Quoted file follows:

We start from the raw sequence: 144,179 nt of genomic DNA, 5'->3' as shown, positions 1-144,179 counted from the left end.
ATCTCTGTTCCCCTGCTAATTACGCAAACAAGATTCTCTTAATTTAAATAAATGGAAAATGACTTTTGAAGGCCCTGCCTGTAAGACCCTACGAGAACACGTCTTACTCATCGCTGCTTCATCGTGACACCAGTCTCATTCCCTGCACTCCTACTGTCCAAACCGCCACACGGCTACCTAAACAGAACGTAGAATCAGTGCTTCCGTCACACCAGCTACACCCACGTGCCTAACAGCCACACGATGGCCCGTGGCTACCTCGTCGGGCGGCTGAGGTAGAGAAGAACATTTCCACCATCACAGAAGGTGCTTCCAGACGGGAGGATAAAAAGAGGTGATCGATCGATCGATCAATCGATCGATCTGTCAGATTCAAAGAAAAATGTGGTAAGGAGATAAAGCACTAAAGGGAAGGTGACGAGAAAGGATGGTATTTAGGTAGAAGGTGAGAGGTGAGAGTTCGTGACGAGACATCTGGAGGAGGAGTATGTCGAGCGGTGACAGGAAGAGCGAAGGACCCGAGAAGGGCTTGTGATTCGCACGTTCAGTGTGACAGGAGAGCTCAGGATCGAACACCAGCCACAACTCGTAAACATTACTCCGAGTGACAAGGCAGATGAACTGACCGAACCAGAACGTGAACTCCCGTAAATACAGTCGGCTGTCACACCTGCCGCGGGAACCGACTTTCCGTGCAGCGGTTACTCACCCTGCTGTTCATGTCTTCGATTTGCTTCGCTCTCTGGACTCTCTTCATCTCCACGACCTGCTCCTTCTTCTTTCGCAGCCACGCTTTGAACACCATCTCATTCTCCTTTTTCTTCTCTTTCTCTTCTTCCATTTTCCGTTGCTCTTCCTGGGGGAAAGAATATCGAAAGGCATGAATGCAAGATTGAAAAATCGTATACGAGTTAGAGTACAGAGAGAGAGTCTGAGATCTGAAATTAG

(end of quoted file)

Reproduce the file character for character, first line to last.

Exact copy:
We start from the raw sequence: 144,179 nt of genomic DNA, 5'->3' as shown, positions 1-144,179 counted from the left end.
ATCTCTGTTCCCCTGCTAATTACGCAAACAAGATTCTCTTAATTTAAATAAATGGAAAATGACTTTTGAAGGCCCTGCCTGTAAGACCCTACGAGAACACGTCTTACTCATCGCTGCTTCATCGTGACACCAGTCTCATTCCCTGCACTCCTACTGTCCAAACCGCCACACGGCTACCTAAACAGAACGTAGAATCAGTGCTTCCGTCACACCAGCTACACCCACGTGCCTAACAGCCACACGATGGCCCGTGGCTACCTCGTCGGGCGGCTGAGGTAGAGAAGAACATTTCCACCATCACAGAAGGTGCTTCCAGACGGGAGGATAAAAAGAGGTGATCGATCGATCGATCAATCGATCGATCTGTCAGATTCAAAGAAAAATGTGGTAAGGAGATAAAGCACTAAAGGGAAGGTGACGAGAAAGGATGGTATTTAGGTAGAAGGTGAGAGGTGAGAGTTCGTGACGAGACATCTGGAGGAGGAGTATGTCGAGCGGTGACAGGAAGAGCGAAGGACCCGAGAAGGGCTTGTGATTCGCACGTTCAGTGTGACAGGAGAGCTCAGGATCGAACACCAGCCACAACTCGTAAACATTACTCCGAGTGACAAGGCAGATGAACTGACCGAACCAGAACGTGAACTCCCGTAAATACAGTCGGCTGTCACACCTGCCGCGGGAACCGACTTTCCGTGCAGCGGTTACTCACCCTGCTGTTCATGTCTTCGATTTGCTTCGCTCTCTGGACTCTCTTCATCTCCACGACCTGCTCCTTCTTCTTTCGCAGCCACGCTTTGAACACCATCTCATTCTCCTTTTTCTTCTCTTTCTCTTCTTCCATTTTCCGTTGCTCTTCCTGGGGGAAAGAATATCGAAAGGCATGAATGCAAGATTGAAAAATCGTATACGAGTTAGAGTACAGAGAGAGAGTCTGAGATCTGAAATTAG